The project aims to provide modern audiences with a sense of just how often colonists encountered these advertisements in their daily lives. Enslaved men, women, and children appeared in print somewhere in the colonies almost every single day. Those advertisements served as a constant backdrop for social, cultural, economic, and political life in colonial and revolutionary America. Colonists who did not own slaves were still confronted with slavery as well as invited to maintain the system by purchasing slaves or assisting in the capture of runaways. The frequency of these newspaper advertisements suggests just how embedded slavery was in colonial and revolutionary American culture in everyday interactions beyond the printed page.

These advertisements also testify to the experiences of enslaved men, women, and children, though readers must consider that those experiences have been remediated through descriptions offered by slaveholders rather than the slaves themselves. Often unnamed in the advertisements, enslaved men, women, and children were not invisible or unimportant in early America.

These advertisements appeared in colonial American newspapers 250 years ago today.

May 20 - Connecticut Journal Slavery 1
Connecticut Journal (May 20, 1768).

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May 20 - New-London Gazette Slavery 1
New-London Gazette (May 20, 1768).

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May 20 - New-London Gazette Slavery 2
New-London Gazette (May 20, 1768).

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May 20 - South-Carolina and American General Gazette Slavery 1
South-Carolina and American General Gazette (May 20, 1768).

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May 20 - South-Carolina and American General Gazette Slavery 2
South-Carolina and American General Gazette (May 20, 1768).

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May 20 - South-Carolina and American General Gazette Slavery 3
South-Carolina and American General Gazette (May 20, 1768).

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May 20 - South-Carolina and American General Gazette Slavery 4
South-Carolina and American General Gazette (May 20, 1768).

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May 20 - South-Carolina and American General Gazette Slavery 5
South-Carolina and American General Gazette (May 20, 1768).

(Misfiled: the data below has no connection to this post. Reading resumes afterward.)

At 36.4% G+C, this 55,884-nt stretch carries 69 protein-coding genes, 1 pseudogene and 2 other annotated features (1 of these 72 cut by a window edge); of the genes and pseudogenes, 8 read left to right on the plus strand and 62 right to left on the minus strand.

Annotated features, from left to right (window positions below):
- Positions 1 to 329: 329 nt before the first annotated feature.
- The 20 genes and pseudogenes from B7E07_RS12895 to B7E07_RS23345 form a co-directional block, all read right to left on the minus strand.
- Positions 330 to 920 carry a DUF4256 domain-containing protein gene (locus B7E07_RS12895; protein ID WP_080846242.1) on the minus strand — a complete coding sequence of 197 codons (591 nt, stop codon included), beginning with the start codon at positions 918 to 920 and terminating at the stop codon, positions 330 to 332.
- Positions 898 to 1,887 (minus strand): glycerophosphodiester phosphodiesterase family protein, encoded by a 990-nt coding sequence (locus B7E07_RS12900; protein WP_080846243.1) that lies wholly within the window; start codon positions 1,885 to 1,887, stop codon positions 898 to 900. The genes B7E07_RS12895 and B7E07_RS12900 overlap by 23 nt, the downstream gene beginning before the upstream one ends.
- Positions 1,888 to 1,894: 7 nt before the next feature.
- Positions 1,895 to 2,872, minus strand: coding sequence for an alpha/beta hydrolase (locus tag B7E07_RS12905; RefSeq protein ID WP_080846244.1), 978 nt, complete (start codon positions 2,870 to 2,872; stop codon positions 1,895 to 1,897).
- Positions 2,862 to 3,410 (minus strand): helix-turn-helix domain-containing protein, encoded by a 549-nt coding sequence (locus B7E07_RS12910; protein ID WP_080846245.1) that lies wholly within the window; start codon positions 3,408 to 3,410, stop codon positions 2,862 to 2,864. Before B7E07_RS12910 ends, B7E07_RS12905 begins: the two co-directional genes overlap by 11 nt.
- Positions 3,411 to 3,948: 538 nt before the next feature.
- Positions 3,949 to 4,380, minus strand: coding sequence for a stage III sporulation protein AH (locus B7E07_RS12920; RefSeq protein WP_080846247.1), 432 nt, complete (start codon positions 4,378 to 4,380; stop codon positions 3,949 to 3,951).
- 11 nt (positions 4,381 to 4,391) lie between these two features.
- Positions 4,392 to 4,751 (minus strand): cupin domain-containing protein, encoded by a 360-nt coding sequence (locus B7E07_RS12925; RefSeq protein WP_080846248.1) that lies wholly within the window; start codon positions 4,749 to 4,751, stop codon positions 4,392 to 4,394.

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May 20 - South-Carolina and American General Gazette Slavery 6
South-Carolina and American General Gazette (May 20, 1768).

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May 20 - South-Carolina and American General Gazette Slavery 7
South-Carolina and American General Gazette (May 20, 1768).

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May 20 - South-Carolina and American General Gazette Slavery 8
South-Carolina and American General Gazette (May 20, 1768).

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May 20 - South-Carolina and American General Gazette Slavery 9
South-Carolina and American General Gazette (May 20, 1768).

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May 20 - South-Carolina and American General Gazette Slavery 10
South-Carolina and American General Gazette (May 20, 1768).

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May 20 - South-Carolina and American General Gazette Slavery 11
South-Carolina and American General Gazette (May 20, 1768).

Summary of Slavery Advertisements Published May 13-19, 1768

These tables indicate how many advertisements for slaves appeared in colonial American newspapers during the week of May 13-19, 1768.

Note:  These tables are as comprehensive as currently digitized sources permit, but they may not be an exhaustive account.  They includes all newspapers that have been digitized and made available via Accessible Archives, Colonial Williamsburg’s Digital Library, and Readex’s America’s Historical Newspapers.  There are several reasons some newspapers may not have been consulted:

  • Issues that are no longer extant;
  • Issues that are extant but have not yet been digitized (including the Pennsylvania Journal); and
  • Newspapers published in a language other than English (including the Wochentliche Philadelphische Staatsbote).

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Slavery Advertisements Published May 13-19, 1768:  By Date

Slavery Adverts Tables 1768 By Date May 13

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Slavery Advertisements Published May 13-19, 1768:  By Region

Slavery Adverts Tables 1768 By Region May 13

Slavery Advertisements Published May 19, 1768

The Slavery Adverts 250 Project chronicles the role of newspaper advertising in perpetuating slavery in the era of the American Revolution. The project seeks to reveal the ubiquity of slavery in eighteenth-century life from New England to Georgia by republishing advertisements for slaves – for sale, wanted to purchase, runaways, captured fugitives – in daily digests on this site as well as in real time via the @SlaveAdverts250 Twitter feed, utilizing twenty-first-century media to stand in for the print media of the eighteenth century.